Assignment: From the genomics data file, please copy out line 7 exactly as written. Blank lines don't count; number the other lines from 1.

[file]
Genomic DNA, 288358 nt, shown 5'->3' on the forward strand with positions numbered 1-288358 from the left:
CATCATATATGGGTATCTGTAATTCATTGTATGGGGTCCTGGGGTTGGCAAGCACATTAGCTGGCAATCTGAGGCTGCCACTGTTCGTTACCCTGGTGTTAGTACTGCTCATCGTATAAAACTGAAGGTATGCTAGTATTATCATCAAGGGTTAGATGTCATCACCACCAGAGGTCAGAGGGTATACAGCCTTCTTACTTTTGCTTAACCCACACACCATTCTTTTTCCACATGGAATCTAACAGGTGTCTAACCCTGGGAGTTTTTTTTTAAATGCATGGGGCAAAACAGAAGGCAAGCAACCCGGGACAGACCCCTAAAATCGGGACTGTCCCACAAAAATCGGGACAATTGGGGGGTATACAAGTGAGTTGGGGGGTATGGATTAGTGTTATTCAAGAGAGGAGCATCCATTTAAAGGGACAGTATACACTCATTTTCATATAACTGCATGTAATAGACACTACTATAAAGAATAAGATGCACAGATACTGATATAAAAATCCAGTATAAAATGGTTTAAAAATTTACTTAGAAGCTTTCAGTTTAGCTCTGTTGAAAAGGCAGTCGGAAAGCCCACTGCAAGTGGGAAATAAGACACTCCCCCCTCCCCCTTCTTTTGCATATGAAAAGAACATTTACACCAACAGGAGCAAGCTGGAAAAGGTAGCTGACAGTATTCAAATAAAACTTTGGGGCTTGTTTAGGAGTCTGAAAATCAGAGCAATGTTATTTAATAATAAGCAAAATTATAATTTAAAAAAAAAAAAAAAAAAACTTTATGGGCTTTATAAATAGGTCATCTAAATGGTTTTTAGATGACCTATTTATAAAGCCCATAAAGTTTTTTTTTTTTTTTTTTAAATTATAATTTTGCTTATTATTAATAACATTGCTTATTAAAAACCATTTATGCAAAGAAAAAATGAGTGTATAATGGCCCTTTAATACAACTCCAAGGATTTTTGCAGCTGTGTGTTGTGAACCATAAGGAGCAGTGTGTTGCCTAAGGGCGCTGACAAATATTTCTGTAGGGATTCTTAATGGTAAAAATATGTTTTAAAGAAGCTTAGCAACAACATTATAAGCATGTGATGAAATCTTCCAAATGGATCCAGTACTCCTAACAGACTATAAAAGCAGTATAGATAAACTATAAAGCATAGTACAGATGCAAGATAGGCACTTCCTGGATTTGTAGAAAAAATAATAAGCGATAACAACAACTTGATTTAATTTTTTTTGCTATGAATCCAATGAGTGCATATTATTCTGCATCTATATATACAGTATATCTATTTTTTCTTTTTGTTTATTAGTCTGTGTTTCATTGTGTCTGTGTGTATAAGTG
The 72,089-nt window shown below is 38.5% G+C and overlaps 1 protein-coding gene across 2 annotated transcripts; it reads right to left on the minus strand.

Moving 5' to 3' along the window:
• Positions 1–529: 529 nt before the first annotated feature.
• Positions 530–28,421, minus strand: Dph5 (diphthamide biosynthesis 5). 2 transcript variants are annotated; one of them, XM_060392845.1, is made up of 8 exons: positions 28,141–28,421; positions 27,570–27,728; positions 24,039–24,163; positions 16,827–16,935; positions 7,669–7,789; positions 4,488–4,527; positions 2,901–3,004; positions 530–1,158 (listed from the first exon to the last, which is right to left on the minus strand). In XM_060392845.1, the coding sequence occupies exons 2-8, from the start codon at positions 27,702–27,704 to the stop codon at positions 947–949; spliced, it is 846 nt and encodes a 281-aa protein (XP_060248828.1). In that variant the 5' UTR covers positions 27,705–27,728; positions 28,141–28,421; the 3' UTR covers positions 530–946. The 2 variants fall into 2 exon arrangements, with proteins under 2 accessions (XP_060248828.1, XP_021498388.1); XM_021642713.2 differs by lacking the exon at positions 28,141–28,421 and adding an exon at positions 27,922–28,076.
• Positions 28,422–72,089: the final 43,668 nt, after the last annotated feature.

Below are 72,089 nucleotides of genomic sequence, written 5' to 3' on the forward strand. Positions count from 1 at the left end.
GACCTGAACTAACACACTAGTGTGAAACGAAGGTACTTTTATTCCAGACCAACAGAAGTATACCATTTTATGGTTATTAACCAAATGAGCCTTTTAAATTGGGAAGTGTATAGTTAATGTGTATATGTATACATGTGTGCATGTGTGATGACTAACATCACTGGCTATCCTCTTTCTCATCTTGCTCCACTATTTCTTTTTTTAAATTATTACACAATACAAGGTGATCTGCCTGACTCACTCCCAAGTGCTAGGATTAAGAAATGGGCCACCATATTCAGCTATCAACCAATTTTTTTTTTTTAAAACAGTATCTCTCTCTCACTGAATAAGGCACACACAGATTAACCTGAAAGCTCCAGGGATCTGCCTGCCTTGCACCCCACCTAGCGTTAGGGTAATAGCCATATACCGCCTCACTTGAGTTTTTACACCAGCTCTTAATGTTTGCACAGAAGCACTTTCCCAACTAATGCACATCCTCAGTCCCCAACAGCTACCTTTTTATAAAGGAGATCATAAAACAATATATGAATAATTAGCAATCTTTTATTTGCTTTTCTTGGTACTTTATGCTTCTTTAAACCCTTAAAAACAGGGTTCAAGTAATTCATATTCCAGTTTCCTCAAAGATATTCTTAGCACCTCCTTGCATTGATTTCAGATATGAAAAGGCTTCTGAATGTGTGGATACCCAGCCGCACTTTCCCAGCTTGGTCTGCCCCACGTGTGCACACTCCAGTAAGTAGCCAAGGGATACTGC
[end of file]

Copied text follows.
• Positions 28,422–72,089: the final 43,668 nt, after the last annotated feature.